Hayes in the House with MP John Hayes
Hue and Cry’, the first of the great Ealing films made in the 1940s and 1950s, depicts London as it was not long after the end of the Second World War, with row upon row of terraced houses decimated by bombing.
The film focuses on the lives of a group of older children – at the age between childhood and adulthood now known as teenage years.
Watching it recently reminded me of the world in which many of today’s pensioners grew up – a time of austerity, rationing and fuel shortages.
We should be proud of the enormous contribution that generation has made to our country. Most left school and entered work at the age of 14 (the school leaving age being raised to 15 by the 1944 Education Act) and then stayed in employment for over half a century.
Many undertook national service or fought in Korea, which – though sometimes described as ‘the forgotten war’ – took the lives of over 1,000 British servicemen and left 2,000 seriously injured.
It is because of the efforts and sacrifices of that generation, and those before them who fought Nazi Germany, that we now live safely in more comfortable times.
Great cultures throughout world history have venerated ‘elders’, recognising the value of wisdom that comes with age and experience. Perhaps our modern society, eagerly preoccupied with a culture of youth and novelty, has lost sight of this.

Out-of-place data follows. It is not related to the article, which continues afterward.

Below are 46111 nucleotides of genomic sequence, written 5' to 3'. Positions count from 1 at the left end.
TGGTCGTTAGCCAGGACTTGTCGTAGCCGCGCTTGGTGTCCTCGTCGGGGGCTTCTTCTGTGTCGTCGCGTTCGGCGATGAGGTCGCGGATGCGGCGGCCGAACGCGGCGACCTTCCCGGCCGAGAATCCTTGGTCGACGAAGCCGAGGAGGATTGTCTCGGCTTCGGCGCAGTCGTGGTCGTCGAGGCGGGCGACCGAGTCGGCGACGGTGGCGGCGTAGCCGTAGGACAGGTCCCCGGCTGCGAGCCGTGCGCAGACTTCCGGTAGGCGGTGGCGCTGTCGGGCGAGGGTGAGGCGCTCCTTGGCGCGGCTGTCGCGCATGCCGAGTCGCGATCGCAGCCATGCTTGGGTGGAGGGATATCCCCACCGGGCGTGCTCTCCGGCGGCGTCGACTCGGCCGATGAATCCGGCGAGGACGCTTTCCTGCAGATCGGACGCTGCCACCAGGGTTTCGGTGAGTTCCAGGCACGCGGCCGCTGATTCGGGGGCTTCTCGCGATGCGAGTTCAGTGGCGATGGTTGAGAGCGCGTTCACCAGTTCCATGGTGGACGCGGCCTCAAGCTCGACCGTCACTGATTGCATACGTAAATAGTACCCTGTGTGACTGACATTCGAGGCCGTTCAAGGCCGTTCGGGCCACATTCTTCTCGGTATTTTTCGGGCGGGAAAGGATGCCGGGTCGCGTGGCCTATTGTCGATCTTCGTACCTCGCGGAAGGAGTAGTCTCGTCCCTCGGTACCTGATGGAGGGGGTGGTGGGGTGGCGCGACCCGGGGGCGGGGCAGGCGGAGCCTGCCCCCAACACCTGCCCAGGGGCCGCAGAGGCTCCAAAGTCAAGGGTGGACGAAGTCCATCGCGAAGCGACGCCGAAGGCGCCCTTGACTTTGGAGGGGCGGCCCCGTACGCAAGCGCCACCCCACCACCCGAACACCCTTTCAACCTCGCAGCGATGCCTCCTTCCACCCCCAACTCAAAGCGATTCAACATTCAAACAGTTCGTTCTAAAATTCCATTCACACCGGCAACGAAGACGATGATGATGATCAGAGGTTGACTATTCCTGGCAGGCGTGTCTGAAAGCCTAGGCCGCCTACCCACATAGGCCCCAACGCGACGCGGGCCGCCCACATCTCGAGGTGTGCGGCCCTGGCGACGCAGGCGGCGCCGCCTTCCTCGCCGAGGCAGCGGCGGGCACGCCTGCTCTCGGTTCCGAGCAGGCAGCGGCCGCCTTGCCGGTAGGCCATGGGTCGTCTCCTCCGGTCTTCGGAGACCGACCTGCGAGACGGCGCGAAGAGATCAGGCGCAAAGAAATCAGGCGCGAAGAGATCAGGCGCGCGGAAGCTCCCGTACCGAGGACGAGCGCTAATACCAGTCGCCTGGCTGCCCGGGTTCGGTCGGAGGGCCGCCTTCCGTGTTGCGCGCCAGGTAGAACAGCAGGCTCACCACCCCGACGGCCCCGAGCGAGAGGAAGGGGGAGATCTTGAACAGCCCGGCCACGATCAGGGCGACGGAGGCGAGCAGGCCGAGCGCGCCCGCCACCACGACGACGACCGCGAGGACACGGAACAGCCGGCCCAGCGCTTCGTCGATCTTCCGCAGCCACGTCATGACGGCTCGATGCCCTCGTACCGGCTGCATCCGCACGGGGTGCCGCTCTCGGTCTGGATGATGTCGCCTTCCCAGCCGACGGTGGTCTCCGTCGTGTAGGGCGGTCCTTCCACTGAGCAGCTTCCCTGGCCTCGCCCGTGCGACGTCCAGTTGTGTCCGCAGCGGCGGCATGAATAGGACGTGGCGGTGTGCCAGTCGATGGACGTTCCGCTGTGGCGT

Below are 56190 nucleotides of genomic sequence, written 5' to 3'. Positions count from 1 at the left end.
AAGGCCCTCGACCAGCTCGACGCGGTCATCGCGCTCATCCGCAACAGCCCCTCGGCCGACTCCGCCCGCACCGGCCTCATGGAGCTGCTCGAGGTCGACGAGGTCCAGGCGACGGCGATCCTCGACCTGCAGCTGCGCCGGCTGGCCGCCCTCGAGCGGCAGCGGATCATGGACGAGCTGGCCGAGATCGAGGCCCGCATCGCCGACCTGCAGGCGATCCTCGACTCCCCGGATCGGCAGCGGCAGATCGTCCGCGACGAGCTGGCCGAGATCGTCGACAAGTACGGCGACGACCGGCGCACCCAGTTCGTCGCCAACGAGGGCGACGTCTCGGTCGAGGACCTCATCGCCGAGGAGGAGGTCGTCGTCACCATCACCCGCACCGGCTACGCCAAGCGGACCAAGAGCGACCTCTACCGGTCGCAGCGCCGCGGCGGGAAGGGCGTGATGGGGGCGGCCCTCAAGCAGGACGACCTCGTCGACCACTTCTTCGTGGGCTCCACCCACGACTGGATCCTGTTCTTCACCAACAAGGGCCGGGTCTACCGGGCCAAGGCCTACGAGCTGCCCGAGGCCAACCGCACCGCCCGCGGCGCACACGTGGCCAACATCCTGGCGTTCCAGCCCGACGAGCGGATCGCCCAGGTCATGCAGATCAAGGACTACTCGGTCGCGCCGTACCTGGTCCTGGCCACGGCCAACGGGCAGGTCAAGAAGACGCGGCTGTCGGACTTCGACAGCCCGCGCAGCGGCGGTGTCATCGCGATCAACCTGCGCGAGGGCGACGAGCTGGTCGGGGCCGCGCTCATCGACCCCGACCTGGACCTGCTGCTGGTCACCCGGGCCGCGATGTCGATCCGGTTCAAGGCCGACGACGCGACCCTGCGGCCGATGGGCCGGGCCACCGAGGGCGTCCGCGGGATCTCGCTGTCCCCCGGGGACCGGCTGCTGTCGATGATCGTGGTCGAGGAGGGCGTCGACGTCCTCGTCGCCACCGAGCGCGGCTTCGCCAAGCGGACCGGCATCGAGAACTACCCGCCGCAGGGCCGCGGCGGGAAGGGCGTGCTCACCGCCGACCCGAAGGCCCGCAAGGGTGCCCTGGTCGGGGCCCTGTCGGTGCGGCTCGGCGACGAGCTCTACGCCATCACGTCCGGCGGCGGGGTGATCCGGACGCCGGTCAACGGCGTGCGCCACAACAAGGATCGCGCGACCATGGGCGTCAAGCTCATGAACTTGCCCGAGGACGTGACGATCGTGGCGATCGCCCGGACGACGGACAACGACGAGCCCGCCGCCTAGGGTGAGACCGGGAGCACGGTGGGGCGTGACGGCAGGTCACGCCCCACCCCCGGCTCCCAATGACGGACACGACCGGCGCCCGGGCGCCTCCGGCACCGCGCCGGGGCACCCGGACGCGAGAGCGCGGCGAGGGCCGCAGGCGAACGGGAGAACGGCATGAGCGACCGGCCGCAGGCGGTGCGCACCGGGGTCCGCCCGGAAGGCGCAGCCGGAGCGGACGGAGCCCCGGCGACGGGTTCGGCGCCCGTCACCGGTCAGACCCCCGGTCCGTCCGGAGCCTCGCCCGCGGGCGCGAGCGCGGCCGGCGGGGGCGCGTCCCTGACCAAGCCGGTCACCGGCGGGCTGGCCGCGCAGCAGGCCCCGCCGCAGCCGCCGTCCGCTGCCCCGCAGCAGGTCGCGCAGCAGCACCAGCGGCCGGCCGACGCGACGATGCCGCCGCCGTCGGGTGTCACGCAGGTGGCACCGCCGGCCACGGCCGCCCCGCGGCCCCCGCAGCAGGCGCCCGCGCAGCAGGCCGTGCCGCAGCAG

Rediscovering reverence for older people brings countless advantages – from knowledge and expertise passed on in the workplace, to the vital contribution that pensioners make to civil society by volunteering and leading community activities; and through the essential role that grandparents play in nurturing family life.
I sometimes hear miserly, spiteful complaints about universal benefits provided to pensioners, but it must be right to guarantee and strengthen support for those who have given so much.
Providing free TV licenses, bus passes and prescriptions is the mark of a civilised society which respects its elders.
Most important of all, we must protect the basic state pension by ensuring that it will always rise in line with inflation, earnings, or 2.5 per cent – whichever is highest.
A single-tier state pension, replacing the previously complex system, should, for the first time, justly recognise the contribution of women who for years spent time at home raising a family; and no one should have to sell their home in their lifetime to pay for residential care.
An old proverb reminds us that “Wisdom is with the aged, and understanding in length of days” and as GK Chesterton concluded, one of the joys of advancing years is “to find out that the world has not repeated proverbs because they are proverbial, but because they are practical”.
The Rt Hon John Hayes MP